Friday, December 15, 2017

FCC voted to repeal Net Neutrality

It's still has to pass the approval of the United States congress, but the FCC has already voted to repeal the net neutrality principle. If it passes in congress as well, the future isn't looking very bright.

What are the possible consequences of net neutrality being removed?

Expect all of the internet services you are using to become more expensive. It's very possible that your very internet service itself will become more expensive (especially if you are using a smaller ISP, which needs to pay larger ISPs for their services). And it probably won't matter if you don't live in the United States. Your ISP will be forced to charge you higher fees, even if they wouldn't want to.

Expect more and more online services that are now free to either go behind a paywall, become more expensive, or just cease to exist. Expect, for instance, all games on Steam to become more expensive, if Valve is forced to pay money to ISPs to avoid severely crippled bandwidth. The same goes for PSN, Xbox Live, and all digital distribution platforms. Likewise video rental services will become more expensive.

It's very possible that twitch.tv, and all streamers using it, will be affected. It may well be that in the near future you can't stream to twitch.tv for free anymore, which means that 99% of streamers will just have to leave the platform. Heck, it may even mean that you can't watch any videos on twitch.tv for free anymore. Which in turn may well mean the end of the entire site. It's very possible that twitch.tv will cease to exist.

And the big one, YouTube, will likewise be affected. We take YouTube for granted, but it has been under constant attack during the past year, and if net neutrality is repealed, the attacks will only get stronger. Google is already running YouTube at a loss at this moment. The losses will only increase by orders of magnitude. Google may well decide it's not worth it, and end YouTube for good.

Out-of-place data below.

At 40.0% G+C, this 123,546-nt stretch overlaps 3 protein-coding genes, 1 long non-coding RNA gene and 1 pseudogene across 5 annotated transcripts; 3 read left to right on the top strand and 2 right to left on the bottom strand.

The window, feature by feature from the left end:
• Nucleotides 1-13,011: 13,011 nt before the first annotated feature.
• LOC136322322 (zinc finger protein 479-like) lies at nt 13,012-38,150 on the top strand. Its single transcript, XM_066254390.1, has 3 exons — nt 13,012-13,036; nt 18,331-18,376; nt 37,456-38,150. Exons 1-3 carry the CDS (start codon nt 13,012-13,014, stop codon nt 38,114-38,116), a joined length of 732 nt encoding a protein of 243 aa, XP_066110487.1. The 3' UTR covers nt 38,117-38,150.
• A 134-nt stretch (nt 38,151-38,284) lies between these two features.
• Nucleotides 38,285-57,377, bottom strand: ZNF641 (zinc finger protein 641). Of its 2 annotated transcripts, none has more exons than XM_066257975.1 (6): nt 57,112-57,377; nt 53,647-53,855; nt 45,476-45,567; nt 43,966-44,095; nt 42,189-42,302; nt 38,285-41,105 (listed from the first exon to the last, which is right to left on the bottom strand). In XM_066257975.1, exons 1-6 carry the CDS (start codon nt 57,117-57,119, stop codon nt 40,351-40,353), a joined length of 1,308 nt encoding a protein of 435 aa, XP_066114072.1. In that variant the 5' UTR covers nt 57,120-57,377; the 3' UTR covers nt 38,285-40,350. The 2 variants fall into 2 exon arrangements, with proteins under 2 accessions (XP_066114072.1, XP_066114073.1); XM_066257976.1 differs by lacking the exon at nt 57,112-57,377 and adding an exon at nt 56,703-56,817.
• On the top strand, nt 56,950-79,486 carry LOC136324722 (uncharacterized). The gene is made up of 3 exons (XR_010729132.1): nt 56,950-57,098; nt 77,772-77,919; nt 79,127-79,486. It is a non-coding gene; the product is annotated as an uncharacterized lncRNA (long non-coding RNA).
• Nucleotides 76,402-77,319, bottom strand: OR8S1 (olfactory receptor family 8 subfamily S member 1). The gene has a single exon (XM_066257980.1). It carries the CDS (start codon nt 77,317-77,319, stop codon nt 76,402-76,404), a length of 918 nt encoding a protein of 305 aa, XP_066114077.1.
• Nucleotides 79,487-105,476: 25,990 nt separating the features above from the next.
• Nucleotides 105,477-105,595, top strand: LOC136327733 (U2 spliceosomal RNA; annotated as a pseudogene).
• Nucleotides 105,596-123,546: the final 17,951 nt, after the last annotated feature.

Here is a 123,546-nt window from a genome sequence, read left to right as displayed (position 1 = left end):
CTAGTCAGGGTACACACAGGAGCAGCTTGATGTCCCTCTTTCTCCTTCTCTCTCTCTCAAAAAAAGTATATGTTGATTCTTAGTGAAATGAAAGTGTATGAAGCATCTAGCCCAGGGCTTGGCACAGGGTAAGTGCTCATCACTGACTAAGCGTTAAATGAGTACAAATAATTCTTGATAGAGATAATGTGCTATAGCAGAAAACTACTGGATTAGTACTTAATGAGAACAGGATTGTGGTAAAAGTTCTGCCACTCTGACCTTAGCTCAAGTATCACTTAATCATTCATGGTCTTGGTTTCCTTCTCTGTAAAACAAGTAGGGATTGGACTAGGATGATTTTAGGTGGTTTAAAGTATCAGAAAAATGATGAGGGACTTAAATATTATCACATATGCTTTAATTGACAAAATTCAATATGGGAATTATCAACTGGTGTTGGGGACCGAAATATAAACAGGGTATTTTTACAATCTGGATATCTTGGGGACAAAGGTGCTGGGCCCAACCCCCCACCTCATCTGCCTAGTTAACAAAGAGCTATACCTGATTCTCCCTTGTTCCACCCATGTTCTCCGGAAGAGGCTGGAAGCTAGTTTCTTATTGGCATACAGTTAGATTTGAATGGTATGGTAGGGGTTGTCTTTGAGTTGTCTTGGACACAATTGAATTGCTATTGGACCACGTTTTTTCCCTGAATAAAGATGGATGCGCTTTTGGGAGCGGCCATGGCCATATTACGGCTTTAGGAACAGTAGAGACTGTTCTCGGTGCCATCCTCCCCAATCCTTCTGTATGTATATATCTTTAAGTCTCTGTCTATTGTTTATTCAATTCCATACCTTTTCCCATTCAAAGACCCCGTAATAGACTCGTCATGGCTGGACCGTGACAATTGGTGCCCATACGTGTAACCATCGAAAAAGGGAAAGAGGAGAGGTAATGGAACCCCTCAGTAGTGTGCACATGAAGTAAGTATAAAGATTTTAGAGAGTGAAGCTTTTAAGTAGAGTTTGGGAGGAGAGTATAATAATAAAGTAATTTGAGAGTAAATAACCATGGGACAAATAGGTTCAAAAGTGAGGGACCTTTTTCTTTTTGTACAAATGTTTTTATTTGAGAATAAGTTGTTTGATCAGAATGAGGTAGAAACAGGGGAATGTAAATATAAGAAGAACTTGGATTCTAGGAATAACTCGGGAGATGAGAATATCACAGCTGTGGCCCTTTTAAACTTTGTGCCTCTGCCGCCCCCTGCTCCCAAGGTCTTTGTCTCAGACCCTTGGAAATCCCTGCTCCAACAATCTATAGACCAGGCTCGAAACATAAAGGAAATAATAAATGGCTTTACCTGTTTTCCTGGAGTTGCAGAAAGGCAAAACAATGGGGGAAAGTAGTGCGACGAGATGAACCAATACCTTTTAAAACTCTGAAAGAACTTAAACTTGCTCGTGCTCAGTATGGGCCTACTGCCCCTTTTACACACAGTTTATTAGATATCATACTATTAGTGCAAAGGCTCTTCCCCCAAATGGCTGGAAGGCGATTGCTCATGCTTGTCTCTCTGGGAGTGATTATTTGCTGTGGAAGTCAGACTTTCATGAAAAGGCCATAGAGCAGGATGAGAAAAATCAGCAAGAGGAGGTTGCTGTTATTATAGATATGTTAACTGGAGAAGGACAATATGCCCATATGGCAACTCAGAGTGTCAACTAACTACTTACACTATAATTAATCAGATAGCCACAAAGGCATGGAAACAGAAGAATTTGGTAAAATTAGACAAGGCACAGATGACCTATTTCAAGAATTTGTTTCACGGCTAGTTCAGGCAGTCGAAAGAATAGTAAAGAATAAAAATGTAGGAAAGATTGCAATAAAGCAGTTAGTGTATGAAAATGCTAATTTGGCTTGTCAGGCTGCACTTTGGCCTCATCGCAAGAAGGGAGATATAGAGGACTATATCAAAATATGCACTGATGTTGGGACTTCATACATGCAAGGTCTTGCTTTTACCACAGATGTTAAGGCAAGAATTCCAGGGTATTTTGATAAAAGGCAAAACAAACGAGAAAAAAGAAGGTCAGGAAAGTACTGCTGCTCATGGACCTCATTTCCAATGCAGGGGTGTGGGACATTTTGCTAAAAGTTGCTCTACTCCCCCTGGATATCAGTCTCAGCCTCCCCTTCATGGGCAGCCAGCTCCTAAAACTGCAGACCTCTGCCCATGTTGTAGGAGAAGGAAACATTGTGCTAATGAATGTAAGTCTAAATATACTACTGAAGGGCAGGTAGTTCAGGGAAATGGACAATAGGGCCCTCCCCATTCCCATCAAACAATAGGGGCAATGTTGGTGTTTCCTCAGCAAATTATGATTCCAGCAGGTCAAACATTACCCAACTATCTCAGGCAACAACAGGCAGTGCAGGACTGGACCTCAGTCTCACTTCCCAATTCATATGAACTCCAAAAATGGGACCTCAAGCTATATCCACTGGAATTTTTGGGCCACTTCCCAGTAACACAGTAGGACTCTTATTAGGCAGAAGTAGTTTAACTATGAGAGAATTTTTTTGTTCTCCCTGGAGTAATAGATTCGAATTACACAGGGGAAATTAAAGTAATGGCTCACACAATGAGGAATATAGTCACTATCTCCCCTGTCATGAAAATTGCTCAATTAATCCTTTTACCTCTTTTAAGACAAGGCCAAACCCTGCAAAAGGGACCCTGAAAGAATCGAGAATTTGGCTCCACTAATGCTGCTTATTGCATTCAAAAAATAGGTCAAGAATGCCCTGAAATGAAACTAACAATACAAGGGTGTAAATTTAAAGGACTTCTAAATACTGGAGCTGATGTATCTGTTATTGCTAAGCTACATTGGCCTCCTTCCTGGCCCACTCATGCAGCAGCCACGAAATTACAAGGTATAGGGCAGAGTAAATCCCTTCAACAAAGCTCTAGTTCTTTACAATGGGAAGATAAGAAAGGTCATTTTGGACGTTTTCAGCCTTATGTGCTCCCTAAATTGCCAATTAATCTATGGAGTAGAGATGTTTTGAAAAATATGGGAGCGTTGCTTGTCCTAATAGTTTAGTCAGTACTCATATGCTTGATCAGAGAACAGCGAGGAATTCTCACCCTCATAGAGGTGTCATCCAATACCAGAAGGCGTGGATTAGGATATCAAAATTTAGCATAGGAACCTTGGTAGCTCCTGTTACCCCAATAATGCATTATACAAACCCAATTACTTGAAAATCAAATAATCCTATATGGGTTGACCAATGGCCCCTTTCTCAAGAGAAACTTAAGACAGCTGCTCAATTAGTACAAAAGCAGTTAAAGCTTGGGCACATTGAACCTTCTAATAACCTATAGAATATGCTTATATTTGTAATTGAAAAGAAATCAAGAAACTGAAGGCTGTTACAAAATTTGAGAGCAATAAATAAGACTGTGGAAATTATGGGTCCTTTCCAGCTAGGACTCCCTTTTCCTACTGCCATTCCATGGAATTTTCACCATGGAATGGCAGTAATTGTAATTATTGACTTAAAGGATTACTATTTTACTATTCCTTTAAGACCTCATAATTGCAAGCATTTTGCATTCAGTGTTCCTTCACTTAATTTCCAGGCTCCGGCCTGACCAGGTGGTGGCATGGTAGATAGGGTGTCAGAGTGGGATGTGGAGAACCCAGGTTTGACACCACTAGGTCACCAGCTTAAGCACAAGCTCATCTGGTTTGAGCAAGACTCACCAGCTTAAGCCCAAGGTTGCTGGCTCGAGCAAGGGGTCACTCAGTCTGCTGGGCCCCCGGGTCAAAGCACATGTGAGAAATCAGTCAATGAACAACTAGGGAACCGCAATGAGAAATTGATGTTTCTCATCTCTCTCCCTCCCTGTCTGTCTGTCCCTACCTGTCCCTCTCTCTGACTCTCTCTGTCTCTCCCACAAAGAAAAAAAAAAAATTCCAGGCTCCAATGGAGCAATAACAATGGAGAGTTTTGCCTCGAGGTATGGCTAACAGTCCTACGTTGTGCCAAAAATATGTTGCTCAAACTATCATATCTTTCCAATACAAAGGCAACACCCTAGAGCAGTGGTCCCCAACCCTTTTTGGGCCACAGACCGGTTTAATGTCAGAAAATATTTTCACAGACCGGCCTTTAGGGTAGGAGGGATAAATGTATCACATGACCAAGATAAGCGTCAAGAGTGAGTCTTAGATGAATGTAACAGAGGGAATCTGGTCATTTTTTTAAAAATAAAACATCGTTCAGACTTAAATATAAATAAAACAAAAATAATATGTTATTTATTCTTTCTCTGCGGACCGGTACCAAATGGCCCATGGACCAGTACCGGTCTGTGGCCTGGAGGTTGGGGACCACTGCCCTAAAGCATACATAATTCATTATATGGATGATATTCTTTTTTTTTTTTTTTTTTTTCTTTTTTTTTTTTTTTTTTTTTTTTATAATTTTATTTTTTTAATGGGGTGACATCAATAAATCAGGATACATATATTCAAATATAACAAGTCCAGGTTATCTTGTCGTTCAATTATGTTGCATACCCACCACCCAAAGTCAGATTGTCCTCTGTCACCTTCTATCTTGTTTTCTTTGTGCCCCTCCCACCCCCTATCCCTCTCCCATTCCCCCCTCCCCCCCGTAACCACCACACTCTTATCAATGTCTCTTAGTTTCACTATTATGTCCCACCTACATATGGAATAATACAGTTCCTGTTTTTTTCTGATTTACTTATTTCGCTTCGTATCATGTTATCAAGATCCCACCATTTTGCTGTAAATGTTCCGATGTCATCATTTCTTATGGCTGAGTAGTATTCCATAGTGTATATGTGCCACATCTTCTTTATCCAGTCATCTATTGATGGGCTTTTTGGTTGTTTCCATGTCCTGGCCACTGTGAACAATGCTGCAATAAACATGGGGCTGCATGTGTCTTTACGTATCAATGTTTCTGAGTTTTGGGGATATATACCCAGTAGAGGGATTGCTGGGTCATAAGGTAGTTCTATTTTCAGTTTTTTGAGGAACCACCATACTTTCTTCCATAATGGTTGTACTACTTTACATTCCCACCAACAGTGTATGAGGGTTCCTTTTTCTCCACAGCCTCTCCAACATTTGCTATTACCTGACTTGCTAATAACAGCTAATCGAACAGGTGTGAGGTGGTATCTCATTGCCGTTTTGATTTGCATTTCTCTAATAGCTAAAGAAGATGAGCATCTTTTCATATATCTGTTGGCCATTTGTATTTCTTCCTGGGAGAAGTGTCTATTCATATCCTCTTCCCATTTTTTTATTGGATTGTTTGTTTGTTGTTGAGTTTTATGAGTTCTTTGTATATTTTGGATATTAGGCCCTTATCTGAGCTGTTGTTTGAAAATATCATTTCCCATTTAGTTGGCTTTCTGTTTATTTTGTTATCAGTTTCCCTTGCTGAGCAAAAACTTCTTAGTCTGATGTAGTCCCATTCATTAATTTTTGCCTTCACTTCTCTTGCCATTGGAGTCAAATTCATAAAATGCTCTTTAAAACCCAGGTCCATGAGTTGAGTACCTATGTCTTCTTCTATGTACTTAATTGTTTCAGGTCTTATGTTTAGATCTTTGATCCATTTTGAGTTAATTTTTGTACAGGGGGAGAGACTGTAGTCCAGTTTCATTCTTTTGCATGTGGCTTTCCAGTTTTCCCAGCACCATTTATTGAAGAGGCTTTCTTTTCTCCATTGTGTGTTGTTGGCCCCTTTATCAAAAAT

Not only will this stop the service, but it will mean that for hundreds and even thousands of people their main channel of free speech, of communicating their opinions, will be shut down. And there probably will not be any alternatives (because any alternatives will also be either expensive or shut down).

And here we come to the crux of the problem: ISPs will now have the legal right to throttle, or even completely ban, websites that they don't like, eg. for political reasons. Only approved websites will get any bandwidth.

This last thing might not be as bad, as the net neutrality repeal will only affect the United States (although it will affect Americans themselves). Websites in other countries will probably still be viewable in other countries. It's just that they will probably have to be low-bandwidth text-and-images only websites, such as articles and blogs. Forget about video websites.

The lack of net neutrality will be abused for political purposes. If somebody thinks it won't, they are being naive to the extreme.

1 comment:

  1. No, agency regulations don't require positive approval. Net neutrality is repealed.

    Congress subsequently has a period of 60 legislative days to pass a resolution rescinding it; however, like regular legislation, the disapproval may be vetoed by the president (a 2/3 majority can overcome the veto).

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